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…Paul’s Call

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FRIEND TO THE POORPaul BasilPHOTOS: R. RAGU
FRIEND TO THE POORPaul BasilPHOTOS: R. RAGU

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Vulnerable cash flow, indebtedness, problems with traders, “Rural financing wasn’t introduced effectively. So, banks and financial institutions couldn’t find a way to fund the people. I learnt how rural people invest on education because they think we are where we are because we went to school. So they aspire to send their children to convents,” Paul explains.

While the experience was enriching, Paul wanted to build something of his own. “And I had only two things in mind; that it must benefit rural people and have enterprise.”

In 2001, Paul came to Chennai and began Rural Innovations Network (RIN) at a time when social entrepreneurship was scarce. It later came to be called Villgro. “Why are people poor?” he wonders, “The solutions are not fundamentally different. When I came to Chennai, there was no water. But the Government took an existing solution, rainwater harvesting, and executed it so well, we don’t buy water by the tankers anymore. There is a need for innovation, for old ideas to be executed in other ways with strength. The poor will remain poor if you don’t do things differently.”

Recognising his work in the social arena, Paul was awarded the Ashoka fellowship in 2002. He also had support from the Rockefeller Foundation.

“Problems must be addressed through an enterprise and not just non-profit or non-governmental organisations,” he adds, “This called for a new breed of entrepreneurs, who care for others but believe in enterprise. When I floated the idea of doing business with the poor in 2001-2002 there were many questions I had to ask; how do you offer products in tune with their income levels? And with mechanisms that lower risk? How can you do this and change their lives?”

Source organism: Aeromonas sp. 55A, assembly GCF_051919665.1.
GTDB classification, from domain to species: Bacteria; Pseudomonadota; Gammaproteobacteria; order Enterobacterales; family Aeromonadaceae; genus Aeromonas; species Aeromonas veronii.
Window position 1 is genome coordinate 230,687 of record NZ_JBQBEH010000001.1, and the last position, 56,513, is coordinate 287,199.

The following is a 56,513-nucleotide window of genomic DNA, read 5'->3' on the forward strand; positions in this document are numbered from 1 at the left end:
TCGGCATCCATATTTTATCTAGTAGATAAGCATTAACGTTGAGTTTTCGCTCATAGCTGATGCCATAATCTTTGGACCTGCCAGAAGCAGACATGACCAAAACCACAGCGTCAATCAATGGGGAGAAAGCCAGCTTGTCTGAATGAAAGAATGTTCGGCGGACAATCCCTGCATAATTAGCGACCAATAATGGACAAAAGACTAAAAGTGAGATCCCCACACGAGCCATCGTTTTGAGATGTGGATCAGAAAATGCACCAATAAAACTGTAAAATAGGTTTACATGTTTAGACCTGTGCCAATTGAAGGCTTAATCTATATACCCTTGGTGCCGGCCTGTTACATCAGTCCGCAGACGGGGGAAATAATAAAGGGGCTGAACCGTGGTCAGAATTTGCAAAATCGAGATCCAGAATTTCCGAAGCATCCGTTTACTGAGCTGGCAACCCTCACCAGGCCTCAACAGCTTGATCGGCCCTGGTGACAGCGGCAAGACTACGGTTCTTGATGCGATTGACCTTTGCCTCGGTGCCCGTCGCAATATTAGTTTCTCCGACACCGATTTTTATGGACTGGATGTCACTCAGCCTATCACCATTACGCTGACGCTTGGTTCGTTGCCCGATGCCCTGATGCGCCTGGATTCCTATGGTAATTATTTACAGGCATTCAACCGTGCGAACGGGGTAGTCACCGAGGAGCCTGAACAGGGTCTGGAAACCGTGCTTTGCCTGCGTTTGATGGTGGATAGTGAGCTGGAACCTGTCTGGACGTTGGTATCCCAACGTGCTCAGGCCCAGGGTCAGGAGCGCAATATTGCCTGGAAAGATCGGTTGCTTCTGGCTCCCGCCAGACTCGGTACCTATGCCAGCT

It was much later that the world began to see the opportunities that lay in the villages. “It’s fine to sell shampoo in villages,” Paul explains, “but do that after you create some wealth there. How do you create a drip irrigation system that is affordable and get it financed and help the farmer cultivate? How can villages be electrified so that children have better light to study? There has to be some income if you want them to move from neem leaves to shampoo sachets.”

Over the years, Villgro has helped 64 innovators through mentoring, money and networking and helped create 3,800 odd jobs.

“We helped a group of people who realised that there is a lot of bio-mass in villages. If you compress them into pellets and use in a stove, you free villagers from LPG and kerosene expenses,” he says, pointing to his website, “Another group started a milk chilling unit in villages, where the milk that is taken to collection units to be transported to chilling plants can be saved from being spoilt. A young girl began BPOs in rural areas and helped create jobs for the educated rural. One other company made fuel-efficient burners for rural homes. It garnered India’s first venture capital fund for a social entrepreneur. This company now produces 1,00,000 burners a month and is reaching 6,00,000 people.”

Unconventions, fellowships, entrepreneurship courses, mentoring programmes, Villgro awards — the company has only grown to support the ideas it believes in. And as the brain behind it all, Paul has been awarded the Samaj Seva Bhushan Award and the Star Entrepreneur Award.

“There have been times when some ideas haven’t worked and it’s not because the people behind them weren’t committed but because social entrepreneurship is a difficult nut to crack,” Paul says. Out of the 64 that Villgro has helped, 25 have gone on to raise venture funds.

“As an entrepreneur, it’s been fun every time something worked, and it has always given me hope.”

There is a need for innovation, for old ideas to be executed in other ways with strength. The poor will remain poor if you don’t do things differently

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